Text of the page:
If My Mother Could Speak to Me from Kashmir, She’d Say Stay Strong

I am writing to you to know if you’re doing well and if your spirit and courage are still intact.

My Report
4 min read

Article 370 was abrogated on 5 August 2019, effectively ending Kashmir’s special status, as well as snapping all lines of communication. I hail from Srinagar and have been unable to speak with my family. It’s been an emotional and troublesome time for me; making me wonder what my mother would say, if she could speak to me.

Salam jigar mera (Greetings, my beloved),

This letter is not just to you but to all the daughters of Kashmir who haven’t been able to get in touch with their families. The past one week hasn’t been easy on us. A cordon sanitaire by the government on 5 August brought with itself abysmal threats, disappointments, and uncertainties.

Your abu often wakes up at night with uneasiness. Palpitations and breathlessness plague him. I am writing to you to know if you’re doing well and if your spirit and courage are still intact.


Like in Agha Shahid Ali’s poem, we live in a country without a post office and I am not sure if this will reach you. But I want you to be strong and patient, and come out of this victorious.

I vividly remember the day when your abu and I got married. The city was under curfew. There were no cell phones back then and I wasn’t sure if he would come. But he did – not on a white horse but in a police jeep. He had secured a curfew pass and that was when I first talked to your abu under a veil. He told me about authoritarianism. You weren’t born in pleasant circumstances either.

On 8 May, 1991, two days before you were born, army personnel opened fire on a procession outside our main gate. Twenty innocents succumbed to bullets at Khanyar massacre.

With you in my belly, I was rushed to the hospital well before time; for who knows if we could go later. Soon after, you were born, unaffected by the violence outside, you brought in calm and truthfulness to our lives. I knew in that instance, that more than me, your life’s circumstances will mould you. Your home will not be your first school, your school won’t be either; your experiences will teach you.

Our Journey Hasn’t Been Easy, She’d Tell Me

They were right when they told you that I was crying at your birth. I want to tell you that I didn’t do it because you were from the fairer sex. You know how women in our family have made us proud and I couldn’t have thanked Allah enough for giving me you. I cried because I knew I am bringing a child into a world of uncertainties and vulnerabilities, a world which is filled with the sound of bullets and the cries of protests.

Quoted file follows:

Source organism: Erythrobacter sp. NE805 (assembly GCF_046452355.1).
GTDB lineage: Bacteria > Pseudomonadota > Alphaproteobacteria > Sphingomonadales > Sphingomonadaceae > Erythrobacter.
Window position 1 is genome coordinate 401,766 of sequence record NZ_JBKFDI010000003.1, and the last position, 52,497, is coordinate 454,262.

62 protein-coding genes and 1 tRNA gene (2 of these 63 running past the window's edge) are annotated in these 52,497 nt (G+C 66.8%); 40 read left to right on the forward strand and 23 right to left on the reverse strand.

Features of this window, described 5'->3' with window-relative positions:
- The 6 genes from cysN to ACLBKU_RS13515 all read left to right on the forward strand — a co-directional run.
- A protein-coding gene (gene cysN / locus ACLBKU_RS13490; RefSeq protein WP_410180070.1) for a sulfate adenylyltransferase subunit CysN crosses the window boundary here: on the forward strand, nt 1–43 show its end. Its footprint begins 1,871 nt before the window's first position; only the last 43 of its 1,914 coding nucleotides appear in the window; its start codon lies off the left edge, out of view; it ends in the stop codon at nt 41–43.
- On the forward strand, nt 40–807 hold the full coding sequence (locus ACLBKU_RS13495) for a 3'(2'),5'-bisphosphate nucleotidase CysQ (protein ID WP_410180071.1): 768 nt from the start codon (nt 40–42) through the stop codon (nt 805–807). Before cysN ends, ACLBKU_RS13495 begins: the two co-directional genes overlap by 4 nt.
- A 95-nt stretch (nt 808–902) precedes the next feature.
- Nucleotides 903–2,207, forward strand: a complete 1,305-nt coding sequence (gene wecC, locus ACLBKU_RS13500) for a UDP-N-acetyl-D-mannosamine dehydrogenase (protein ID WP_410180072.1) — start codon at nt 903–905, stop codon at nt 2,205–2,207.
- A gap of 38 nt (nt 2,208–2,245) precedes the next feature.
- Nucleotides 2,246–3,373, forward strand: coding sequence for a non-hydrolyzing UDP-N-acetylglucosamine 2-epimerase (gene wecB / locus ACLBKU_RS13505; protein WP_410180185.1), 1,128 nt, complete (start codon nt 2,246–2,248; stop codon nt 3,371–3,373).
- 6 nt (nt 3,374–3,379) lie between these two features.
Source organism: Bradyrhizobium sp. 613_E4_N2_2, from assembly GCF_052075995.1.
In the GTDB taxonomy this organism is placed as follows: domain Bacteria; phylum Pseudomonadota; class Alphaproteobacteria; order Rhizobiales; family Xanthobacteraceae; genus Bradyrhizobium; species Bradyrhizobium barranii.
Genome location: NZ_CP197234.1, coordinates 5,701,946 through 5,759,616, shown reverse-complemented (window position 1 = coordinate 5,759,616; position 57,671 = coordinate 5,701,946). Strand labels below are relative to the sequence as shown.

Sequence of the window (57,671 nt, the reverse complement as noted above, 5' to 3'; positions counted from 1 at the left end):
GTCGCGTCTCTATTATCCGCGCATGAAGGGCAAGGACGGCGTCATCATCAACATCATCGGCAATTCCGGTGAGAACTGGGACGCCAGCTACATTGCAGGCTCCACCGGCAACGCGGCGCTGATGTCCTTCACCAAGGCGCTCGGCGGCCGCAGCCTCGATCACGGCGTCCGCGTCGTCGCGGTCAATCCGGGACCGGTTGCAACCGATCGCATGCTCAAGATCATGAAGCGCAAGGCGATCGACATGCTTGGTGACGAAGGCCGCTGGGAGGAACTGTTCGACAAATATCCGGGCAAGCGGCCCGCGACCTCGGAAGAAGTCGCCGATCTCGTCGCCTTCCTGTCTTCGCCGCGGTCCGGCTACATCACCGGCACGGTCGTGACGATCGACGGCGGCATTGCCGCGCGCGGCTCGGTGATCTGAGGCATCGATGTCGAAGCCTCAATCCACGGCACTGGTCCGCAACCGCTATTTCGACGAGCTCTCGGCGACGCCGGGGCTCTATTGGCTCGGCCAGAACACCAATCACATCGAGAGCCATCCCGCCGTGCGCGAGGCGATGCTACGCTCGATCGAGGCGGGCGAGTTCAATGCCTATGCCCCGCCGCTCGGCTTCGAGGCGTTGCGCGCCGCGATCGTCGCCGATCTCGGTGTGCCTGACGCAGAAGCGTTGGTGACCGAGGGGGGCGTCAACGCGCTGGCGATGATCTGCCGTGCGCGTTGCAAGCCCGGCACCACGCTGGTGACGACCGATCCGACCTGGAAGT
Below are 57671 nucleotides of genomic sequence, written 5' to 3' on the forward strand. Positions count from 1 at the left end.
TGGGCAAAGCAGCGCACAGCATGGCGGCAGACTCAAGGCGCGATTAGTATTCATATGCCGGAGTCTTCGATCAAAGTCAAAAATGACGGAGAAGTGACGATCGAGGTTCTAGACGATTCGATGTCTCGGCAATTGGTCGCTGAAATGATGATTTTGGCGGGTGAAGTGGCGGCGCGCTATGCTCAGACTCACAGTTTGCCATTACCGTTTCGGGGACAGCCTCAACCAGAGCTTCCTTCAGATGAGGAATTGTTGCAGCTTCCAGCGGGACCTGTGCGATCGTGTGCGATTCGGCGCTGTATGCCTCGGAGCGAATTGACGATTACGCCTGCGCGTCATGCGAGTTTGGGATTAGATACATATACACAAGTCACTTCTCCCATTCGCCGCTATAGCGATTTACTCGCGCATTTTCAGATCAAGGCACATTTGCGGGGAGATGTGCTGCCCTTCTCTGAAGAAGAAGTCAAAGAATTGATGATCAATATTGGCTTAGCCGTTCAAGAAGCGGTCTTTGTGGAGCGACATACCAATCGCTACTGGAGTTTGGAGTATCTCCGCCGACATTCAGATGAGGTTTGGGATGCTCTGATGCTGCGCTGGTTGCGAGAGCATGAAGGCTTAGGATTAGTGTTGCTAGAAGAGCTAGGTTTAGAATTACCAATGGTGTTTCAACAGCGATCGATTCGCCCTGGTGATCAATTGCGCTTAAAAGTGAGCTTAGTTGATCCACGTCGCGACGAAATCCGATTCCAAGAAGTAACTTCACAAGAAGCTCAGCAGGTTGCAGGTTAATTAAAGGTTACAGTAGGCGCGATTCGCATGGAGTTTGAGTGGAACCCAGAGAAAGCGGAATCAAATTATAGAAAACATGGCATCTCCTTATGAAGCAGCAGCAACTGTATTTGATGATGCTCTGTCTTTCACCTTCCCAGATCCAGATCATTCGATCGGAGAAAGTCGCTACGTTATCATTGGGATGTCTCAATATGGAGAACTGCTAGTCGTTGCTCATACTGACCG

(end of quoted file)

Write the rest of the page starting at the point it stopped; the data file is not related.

I knew I am bringing you into a world where news of forced disappearances and women turning half-widows is not uncommon. I welcomed you to the fog of war with tears in my eyes.

I remember you told me your calculus wasn’t strong because of the lockdown on all the educational institutes when you were in class 12 due to the Shopian rape case. But your first-class Bachelor in Mathematics is a testimony of the hard work you put in to be at par with others. This was when you had grown aware of forced disappearances in Kashmir. I denied having a half-widow in our family when you asked me. I am sorry for hiding Rehana api’s incident from you.


No matter how much I tried not to, you were informed and aware of the situation in Kashmir and what had befallen us.

While your college mates teased you for being from a privileged class for your ability to take multiple flights back home, little did they know that in the India of 2019, a constant privilege would be the religious identity. And you have always been the minority in that regard.

Last year, you expressed your desire to get married to a non-Kashmiri. Of course, your abu was apprehensive of this and had multiple sleepless nights. Despite that he went ahead with your decision, taking a leap of faith in humanity. You came to me with your state subject and said, “Mamma I am going to lose this, but this will not make me any less of a Kashmiri”. I take pride in knowing that you mattered to Manzer, your partner as more than just a piece of land. I am hoping there are more like him.

Today, as people are being detained in Kashmir and an eerie deathly silence has descended on us in these barricaded streets, where 7 million of us stand still, I want you to stay strong for us. I want you to tell the people what happened in Kunan Poshpora.


I want you to tell them the kind of fascism which has fallen upon Indian democracy. I want you to also warn them that if today it is us, tomorrow it could be them. I don’t know what the times ahead have in store for us, but I want you to remember that we won’t die without securing self-determination.

Waiting for spring to come soon.

Beh khodayas hawaal! (May God be with you)


(The author is a CSR professional based in Delhi. All 'My Report' branded stories are submitted by citizen journalists to The Quint. Though The Quint inquires into the claims/allegations from all parties before publishing, the report and the views expressed above are the citizen journalist's own. The Quint neither endorses, nor is responsible for the same.)

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